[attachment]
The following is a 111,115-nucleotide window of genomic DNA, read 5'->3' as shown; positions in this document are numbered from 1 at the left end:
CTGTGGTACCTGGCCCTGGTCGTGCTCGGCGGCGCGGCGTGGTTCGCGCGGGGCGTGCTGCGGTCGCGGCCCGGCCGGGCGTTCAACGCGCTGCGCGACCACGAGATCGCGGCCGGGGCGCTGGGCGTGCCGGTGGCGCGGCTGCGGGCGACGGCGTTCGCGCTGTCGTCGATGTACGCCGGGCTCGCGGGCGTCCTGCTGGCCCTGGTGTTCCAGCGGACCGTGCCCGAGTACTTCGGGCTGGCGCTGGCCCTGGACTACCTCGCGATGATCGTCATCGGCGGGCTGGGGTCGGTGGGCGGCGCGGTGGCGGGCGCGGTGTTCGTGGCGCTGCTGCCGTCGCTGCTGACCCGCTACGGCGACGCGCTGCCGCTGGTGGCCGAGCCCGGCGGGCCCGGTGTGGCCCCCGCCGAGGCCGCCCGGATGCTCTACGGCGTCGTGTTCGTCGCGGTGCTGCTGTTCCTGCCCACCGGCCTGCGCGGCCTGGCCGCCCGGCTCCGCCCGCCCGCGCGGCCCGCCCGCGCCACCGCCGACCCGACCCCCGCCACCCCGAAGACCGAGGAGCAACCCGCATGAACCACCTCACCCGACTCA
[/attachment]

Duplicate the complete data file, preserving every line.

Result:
The following is a 111,115-nucleotide window of genomic DNA, read 5'->3' as shown; positions in this document are numbered from 1 at the left end:
CTGTGGTACCTGGCCCTGGTCGTGCTCGGCGGCGCGGCGTGGTTCGCGCGGGGCGTGCTGCGGTCGCGGCCCGGCCGGGCGTTCAACGCGCTGCGCGACCACGAGATCGCGGCCGGGGCGCTGGGCGTGCCGGTGGCGCGGCTGCGGGCGACGGCGTTCGCGCTGTCGTCGATGTACGCCGGGCTCGCGGGCGTCCTGCTGGCCCTGGTGTTCCAGCGGACCGTGCCCGAGTACTTCGGGCTGGCGCTGGCCCTGGACTACCTCGCGATGATCGTCATCGGCGGGCTGGGGTCGGTGGGCGGCGCGGTGGCGGGCGCGGTGTTCGTGGCGCTGCTGCCGTCGCTGCTGACCCGCTACGGCGACGCGCTGCCGCTGGTGGCCGAGCCCGGCGGGCCCGGTGTGGCCCCCGCCGAGGCCGCCCGGATGCTCTACGGCGTCGTGTTCGTCGCGGTGCTGCTGTTCCTGCCCACCGGCCTGCGCGGCCTGGCCGCCCGGCTCCGCCCGCCCGCGCGGCCCGCCCGCGCCACCGCCGACCCGACCCCCGCCACCCCGAAGACCGAGGAGCAACCCGCATGAACCACCTCACCCGACTCA